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India: Modi speaks to farmers, says opposition fuels fears | Agriculture News



Tens of thousands of farmers are protesting against new laws they say will threaten their livelihoods, but the prime minister remains on the defensive.

A month after huge farmer protests rocked his administration, Prime Minister Narendra Modi held virtual talks with Indian farmers, asking them to explain how the government’s agricultural policies have been beneficial to them.

Thousands of farmers from several Indian states camped on the outskirts of New Delhi for weeks, blocking highways to demand that Modi’s government repeal agricultural laws passed in September that they say threaten their livelihoods.

But Modi’s virtual public speech on Friday did not focus on the contested laws.

Instead, he spoke via video conference with seven farmers from different states, asking them how they had benefited from “PM Kisan” – a cash transfer program that his government launched in February 2019, under which farmers receive minimum income support.

The government says the three laws approved by parliament in September will allow farmers to market their products and boost production through private investment.

“Through these agricultural reforms, we have given better options to farmers,” Modi said in his live speech.

He hailed the laws as much-needed reforms that would benefit farmers, as he accused opposition parties of spreading fear among farmers that they would be exploited by companies.

“Those who gave big speeches today did nothing for the farmers when they were in power,” Modi said.

Modi’s outreach came a day after India’s main opposition party called for a special parliamentary session to withdraw the new laws.

“The prime minister wants to help two, three businessmen” by introducing agricultural laws, said Rahul Gandhi, a senior opposition party leader in Congress, on Thursday.

He led a party delegation to President Ram Nath Kovind, calling for his intervention for the repeal of the laws.

Last week, Manoj Yadav, director general of police in northern Haryana state, told Al Jazeera that at least 25 farmers had died since November 26, when the protests began.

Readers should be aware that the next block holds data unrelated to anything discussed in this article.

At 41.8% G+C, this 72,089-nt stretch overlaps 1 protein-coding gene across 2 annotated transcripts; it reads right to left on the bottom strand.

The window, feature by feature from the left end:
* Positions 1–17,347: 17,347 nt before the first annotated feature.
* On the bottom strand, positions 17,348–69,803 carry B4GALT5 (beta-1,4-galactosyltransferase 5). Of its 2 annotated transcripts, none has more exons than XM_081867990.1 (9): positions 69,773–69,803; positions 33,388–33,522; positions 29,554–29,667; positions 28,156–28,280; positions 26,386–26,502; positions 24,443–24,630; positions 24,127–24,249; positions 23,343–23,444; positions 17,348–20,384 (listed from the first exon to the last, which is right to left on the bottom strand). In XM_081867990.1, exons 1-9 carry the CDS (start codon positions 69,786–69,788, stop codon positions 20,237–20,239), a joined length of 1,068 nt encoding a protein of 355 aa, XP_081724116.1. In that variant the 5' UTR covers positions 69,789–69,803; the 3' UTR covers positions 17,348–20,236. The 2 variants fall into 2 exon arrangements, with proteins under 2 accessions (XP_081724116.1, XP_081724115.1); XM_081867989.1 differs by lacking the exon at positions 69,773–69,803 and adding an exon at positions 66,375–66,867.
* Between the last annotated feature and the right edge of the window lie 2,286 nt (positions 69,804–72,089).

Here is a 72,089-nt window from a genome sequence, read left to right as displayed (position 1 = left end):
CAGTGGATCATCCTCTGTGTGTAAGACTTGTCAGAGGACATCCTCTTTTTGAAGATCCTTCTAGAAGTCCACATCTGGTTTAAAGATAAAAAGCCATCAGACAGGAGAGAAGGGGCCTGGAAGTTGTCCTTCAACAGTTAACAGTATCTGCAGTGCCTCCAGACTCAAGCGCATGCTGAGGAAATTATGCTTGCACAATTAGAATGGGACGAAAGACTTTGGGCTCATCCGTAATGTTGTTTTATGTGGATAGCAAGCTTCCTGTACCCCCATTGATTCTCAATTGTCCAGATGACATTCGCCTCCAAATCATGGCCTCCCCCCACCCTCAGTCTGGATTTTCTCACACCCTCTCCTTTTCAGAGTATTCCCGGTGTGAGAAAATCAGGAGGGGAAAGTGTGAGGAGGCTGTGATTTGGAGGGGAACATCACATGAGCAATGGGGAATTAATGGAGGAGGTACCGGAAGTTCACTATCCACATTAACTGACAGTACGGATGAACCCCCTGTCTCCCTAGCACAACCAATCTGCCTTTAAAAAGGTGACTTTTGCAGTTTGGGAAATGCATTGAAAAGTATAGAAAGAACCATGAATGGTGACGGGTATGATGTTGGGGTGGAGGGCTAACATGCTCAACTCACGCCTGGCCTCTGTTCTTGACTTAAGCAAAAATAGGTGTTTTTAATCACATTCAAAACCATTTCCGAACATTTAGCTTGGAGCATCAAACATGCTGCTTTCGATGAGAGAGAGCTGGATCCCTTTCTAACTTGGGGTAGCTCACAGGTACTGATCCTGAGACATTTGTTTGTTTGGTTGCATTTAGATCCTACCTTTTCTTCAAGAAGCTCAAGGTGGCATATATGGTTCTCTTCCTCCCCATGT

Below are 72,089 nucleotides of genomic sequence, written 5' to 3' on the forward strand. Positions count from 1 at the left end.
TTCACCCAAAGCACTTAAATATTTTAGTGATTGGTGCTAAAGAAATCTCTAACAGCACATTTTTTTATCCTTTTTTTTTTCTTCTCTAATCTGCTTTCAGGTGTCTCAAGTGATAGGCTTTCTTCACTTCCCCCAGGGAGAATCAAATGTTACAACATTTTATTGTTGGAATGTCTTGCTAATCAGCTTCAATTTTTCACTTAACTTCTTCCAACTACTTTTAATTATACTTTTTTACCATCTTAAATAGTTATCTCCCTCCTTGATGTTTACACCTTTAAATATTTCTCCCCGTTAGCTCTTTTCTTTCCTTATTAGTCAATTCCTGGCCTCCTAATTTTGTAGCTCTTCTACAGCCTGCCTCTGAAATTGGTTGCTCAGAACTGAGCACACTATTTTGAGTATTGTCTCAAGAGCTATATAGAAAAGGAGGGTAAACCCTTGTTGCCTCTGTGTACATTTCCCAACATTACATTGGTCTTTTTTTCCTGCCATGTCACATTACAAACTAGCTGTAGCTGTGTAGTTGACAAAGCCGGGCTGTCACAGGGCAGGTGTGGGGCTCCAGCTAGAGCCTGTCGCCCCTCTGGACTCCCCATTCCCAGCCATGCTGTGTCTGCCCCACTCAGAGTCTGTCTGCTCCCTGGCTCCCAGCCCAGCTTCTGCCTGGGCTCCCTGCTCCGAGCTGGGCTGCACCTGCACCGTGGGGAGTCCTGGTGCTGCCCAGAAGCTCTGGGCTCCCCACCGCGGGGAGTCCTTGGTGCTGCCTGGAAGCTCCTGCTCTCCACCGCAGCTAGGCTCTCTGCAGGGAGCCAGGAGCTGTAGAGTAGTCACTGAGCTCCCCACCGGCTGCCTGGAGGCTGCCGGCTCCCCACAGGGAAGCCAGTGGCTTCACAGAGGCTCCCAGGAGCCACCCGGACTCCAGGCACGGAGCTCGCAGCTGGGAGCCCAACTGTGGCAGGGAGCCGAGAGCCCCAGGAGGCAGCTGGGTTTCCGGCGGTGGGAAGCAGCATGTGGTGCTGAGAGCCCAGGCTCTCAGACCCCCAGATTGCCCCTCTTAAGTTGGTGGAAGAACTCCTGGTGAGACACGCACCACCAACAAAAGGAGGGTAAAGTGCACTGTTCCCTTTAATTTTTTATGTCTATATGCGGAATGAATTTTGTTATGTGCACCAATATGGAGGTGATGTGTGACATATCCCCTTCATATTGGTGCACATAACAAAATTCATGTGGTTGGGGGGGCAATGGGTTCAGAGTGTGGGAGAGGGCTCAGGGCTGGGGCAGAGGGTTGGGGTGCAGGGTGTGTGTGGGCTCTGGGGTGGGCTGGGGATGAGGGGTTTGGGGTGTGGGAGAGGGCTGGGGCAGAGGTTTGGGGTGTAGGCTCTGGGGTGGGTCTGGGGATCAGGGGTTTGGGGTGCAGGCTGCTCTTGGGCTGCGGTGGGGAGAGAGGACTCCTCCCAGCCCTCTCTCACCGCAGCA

Haryana, along with the Punjab, is an epicenter of gatherings.

“Fourteen deaths were due to natural causes, mainly heart attacks and the common cold,” Yadav said, adding that one person died by suicide.

At least 10 people have died in separate road crashes while traveling from the states of Punjab and Delhi to participate in the protests, the police officer said.

Deadlocked talks

Six rounds of talks between government officials and farmer union leaders failed to break the deadlock.

On Thursday, the government again called on protesting farmers to continue talks.

Leaders of the farmers’ unions also accused the government of trying to weaken and discredit them by describing the protesting farmers as “anti-national”.

The laws have increased the existing resentment of farmers, who often complain of being ignored by the government.

Often referred to as “annadatta” or “suppliers,” Indian farmers have long been considered the heart and soul of a country where nearly 60 percent of the population depends on agriculture for their livelihood.

But the economic influence of farmers has waned over the past three decades. Once accounting for a third of India’s gross domestic product, they now account for just 15% of the country’s $ 2.9 trillion economy.




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